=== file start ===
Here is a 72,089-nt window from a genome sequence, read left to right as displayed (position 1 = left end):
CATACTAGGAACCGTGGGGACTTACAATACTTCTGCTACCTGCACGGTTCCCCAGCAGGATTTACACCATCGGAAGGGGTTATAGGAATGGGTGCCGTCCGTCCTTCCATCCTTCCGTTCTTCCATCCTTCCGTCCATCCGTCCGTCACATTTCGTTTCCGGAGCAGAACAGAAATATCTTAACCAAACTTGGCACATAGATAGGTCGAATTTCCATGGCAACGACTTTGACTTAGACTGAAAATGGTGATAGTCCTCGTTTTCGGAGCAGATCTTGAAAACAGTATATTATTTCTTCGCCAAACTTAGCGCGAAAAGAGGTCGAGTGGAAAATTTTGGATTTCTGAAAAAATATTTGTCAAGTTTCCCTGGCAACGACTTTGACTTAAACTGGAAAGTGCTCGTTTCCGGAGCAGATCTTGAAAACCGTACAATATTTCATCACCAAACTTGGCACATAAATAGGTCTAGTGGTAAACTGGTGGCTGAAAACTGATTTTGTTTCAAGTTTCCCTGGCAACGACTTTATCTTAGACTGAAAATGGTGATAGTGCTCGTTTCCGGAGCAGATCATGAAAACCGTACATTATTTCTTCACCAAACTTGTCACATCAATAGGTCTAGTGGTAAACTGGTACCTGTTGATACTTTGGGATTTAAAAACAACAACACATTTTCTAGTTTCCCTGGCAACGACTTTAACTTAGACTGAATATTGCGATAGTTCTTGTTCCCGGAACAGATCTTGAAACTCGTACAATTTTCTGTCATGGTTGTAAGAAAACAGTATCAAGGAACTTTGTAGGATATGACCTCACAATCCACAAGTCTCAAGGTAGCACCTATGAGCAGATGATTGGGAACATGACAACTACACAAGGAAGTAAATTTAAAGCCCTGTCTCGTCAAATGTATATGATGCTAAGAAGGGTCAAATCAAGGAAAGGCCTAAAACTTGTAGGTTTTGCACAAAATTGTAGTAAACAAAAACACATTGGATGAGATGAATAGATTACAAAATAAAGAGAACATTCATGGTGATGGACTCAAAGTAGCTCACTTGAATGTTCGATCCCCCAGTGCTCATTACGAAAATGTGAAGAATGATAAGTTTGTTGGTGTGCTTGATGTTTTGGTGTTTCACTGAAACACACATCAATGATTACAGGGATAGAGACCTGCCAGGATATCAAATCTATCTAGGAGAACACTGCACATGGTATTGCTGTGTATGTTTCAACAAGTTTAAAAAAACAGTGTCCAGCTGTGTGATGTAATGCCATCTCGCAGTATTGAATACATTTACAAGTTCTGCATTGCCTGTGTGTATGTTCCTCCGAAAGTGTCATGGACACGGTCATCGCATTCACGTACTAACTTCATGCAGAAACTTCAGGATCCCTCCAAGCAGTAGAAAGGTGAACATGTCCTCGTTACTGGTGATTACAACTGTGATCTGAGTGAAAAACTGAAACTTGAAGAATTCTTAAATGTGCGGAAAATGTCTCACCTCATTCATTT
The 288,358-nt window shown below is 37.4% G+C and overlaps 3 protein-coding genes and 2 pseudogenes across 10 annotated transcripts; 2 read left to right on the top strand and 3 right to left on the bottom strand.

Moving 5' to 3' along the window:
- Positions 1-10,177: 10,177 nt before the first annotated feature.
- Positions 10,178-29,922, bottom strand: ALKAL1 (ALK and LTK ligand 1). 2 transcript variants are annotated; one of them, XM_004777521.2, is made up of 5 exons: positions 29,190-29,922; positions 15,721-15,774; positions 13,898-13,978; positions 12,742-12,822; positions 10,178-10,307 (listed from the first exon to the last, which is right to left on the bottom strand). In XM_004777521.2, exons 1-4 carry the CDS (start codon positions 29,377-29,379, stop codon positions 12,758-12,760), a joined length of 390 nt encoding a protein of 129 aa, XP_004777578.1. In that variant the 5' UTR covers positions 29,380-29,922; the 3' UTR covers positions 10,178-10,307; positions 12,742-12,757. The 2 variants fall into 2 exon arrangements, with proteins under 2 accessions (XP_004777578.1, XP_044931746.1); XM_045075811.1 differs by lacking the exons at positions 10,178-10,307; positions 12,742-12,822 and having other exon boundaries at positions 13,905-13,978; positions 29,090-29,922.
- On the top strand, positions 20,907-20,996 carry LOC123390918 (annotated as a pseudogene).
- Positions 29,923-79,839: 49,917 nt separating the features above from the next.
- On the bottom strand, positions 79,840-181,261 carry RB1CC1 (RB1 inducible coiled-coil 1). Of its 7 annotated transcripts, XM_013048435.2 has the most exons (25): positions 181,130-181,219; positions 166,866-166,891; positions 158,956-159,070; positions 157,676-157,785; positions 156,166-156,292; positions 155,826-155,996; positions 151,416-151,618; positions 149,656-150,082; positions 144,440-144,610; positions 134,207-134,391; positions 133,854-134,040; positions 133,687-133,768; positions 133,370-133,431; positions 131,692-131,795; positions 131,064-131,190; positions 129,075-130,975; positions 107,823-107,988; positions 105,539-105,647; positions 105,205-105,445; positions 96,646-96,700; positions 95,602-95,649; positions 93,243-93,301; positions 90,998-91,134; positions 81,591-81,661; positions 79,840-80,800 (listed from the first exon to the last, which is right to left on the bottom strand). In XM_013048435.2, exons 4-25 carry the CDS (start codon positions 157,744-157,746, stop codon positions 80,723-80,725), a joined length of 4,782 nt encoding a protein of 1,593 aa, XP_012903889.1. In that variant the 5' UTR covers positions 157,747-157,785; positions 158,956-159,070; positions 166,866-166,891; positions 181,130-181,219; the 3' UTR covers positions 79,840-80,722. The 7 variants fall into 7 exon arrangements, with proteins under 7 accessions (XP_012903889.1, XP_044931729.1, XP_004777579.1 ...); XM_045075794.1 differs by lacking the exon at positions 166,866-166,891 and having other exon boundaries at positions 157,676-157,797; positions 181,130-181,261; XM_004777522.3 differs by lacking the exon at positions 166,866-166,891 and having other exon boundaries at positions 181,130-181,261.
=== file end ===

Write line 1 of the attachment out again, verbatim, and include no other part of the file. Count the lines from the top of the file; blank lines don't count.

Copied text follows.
Here is a 72,089-nt window from a genome sequence, read left to right as displayed (position 1 = left end):